The Fraud Spotlight series is a long-form examination of current fraud trends and investigative strategies from our team of retired OIG agents and expert fraud investigators. Stay tuned for weekly insights, updates, and information on healthcare’s most expensive crimes.
A couple of weeks ago, the OIG issued a Special Fraud Alert regarding the use of speaker programs in the device and pharmaceutical industry. This is not a new fraud scheme, and the OIG has had opinions on similar issues as it relates to violations of the Anti-kickback Statute (AKS) for many years.
The biggest concerns that arise out of any matter was the potential AKS violation is the clouding of the medical judgment of the prescribing or ordering physician, as well as the potential for the prescribing or ordering of medically unnecessary items, services, or procedures. As our retired OIG agents have described in previous posts, the ability to broker a Medicare beneficiary for the highest amount of a kickback is a truly hideous act.
Kickbacks permeate all aspects of the healthcare continuum, from diagnostic and laboratory tests to referrals to specialists. If you work in the fraud, waste, and abuse world of healthcare, you are undoubtedly familiar with cases such as Biodiagnostic Labs Services (BLS), the early device cases involved the “hips and knees” manufacturers, and a slew of cases involving the pharmaceutical industry. Although all of these cases shad their nuances, all had a few things in common.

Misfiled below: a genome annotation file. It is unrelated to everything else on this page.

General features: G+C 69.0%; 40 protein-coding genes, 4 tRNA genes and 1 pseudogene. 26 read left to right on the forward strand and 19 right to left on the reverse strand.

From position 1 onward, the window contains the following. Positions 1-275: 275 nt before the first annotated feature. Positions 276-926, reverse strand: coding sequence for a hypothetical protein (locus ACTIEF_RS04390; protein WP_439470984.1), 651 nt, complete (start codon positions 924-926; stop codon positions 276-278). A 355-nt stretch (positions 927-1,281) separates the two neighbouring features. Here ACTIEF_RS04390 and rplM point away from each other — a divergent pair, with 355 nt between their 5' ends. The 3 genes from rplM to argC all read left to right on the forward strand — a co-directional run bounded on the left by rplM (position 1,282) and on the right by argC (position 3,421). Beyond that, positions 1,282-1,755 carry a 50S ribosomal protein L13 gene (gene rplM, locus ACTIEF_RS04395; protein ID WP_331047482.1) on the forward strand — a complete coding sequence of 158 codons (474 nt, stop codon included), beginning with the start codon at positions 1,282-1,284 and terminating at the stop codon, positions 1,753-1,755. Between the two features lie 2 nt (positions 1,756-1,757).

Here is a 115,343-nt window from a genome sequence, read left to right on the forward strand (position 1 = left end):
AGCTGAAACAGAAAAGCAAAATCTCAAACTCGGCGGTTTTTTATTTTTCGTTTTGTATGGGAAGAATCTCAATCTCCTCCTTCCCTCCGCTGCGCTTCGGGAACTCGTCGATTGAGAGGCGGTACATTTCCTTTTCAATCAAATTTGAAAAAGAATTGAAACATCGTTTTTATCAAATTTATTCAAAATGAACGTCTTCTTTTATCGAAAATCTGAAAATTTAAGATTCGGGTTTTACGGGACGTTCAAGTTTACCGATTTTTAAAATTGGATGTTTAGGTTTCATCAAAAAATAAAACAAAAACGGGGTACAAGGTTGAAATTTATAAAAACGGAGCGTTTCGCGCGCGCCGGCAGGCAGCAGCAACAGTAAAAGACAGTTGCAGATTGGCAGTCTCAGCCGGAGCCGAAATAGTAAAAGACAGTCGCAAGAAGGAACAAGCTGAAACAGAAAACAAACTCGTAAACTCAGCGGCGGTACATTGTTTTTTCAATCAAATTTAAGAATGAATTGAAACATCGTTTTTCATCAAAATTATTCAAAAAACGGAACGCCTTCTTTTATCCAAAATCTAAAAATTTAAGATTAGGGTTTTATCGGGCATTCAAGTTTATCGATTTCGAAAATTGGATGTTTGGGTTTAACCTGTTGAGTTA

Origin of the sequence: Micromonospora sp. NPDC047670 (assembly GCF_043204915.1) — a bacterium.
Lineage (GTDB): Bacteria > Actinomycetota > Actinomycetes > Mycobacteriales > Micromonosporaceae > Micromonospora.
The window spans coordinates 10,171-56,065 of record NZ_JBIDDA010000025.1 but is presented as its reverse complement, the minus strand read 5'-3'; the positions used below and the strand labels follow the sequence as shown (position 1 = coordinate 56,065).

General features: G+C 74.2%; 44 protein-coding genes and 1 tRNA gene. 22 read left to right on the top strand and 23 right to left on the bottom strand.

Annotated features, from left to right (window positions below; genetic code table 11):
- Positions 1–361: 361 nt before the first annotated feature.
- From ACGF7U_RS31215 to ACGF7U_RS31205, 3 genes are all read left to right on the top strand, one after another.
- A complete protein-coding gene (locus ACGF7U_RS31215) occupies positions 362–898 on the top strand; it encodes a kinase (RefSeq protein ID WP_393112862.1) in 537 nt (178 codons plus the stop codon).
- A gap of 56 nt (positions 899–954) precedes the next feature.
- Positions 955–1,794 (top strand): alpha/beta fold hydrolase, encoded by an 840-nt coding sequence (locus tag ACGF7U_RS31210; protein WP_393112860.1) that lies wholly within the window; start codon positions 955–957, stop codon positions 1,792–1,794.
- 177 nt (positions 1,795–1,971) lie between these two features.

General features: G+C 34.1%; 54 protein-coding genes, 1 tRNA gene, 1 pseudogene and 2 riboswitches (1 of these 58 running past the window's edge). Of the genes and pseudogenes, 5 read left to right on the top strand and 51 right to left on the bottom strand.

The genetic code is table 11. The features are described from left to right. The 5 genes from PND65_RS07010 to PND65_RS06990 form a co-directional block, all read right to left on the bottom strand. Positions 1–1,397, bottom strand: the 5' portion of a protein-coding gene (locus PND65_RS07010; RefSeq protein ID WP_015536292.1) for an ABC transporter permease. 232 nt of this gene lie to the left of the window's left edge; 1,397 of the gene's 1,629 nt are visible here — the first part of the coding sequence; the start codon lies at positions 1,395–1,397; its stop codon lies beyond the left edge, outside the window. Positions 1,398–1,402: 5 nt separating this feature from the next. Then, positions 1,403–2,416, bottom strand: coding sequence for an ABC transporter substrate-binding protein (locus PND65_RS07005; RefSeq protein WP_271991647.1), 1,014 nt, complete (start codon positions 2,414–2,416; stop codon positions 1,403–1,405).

First and foremost, as we have heard from our OIG agent resources, kickback cases can be difficult to prove in the absence of a cooperating witness. Since someone has “to tell on themselves,” it can be a challenge. It is the availability of a cooperating witness to provide the story behind the payment that creates the jury appeal, explains how the scheme was formulated, and how the kickbacks were paid.
Not all kickbacks are cash payments made to a provider in a brown paper bag (although our OIG resources tell us about several of these types of cases where that exact scenario played out). Payments can appear to be legitimate payments made for consulting, education and training. In any event, the overt payment that is made publicly (and published to the Open Payments website), may never tell the actual tale, but the cooperating witness can.
Another common piece is that providers who are receiving these kickbacks, oftentimes are receiving the payments based on volume. Whether it is by the prescription, the hip or knee replacement, the number of tubes of blood to be tested or the number and type of diagnostic service to be performed, the carrot is the volume referrals for the payments. Unfortunately, an unscrupulous provider will sell their soul for even a few dollars. One of our OIG agent resources told us of a situation involving an MRI facility that was paying a doctor for his radiological studies.
The provider would receive, via cash payment from a cooperating witness (and video recorded as part of the cooperating), as little as $200 a month. Think about that for a second; $200 a month, which would not have even covered the monthly cost for the gasoline on his full-size SUV. This particular provider pleaded guilty, went to federal prison, was excluded from participation in government payor programs, and had his license suspended. All of that for $200 a month, over about a five-year period. In total, a minimal amount of money in comparison to the collateral losses.
Regardless of any particular scheme, it will always be about brokering patients for a price, with little regard as to the appropriate care or the best interests of the patient.
Advize Health LLC is a healthcare advisory and consulting company that provides a breadth of healthcare industry services in the payer, provider, and legal communities. Contact our former OIG and Fraud Investigation team by emailing firstname.lastname@example.org for more information on our Fraud Spotlight series.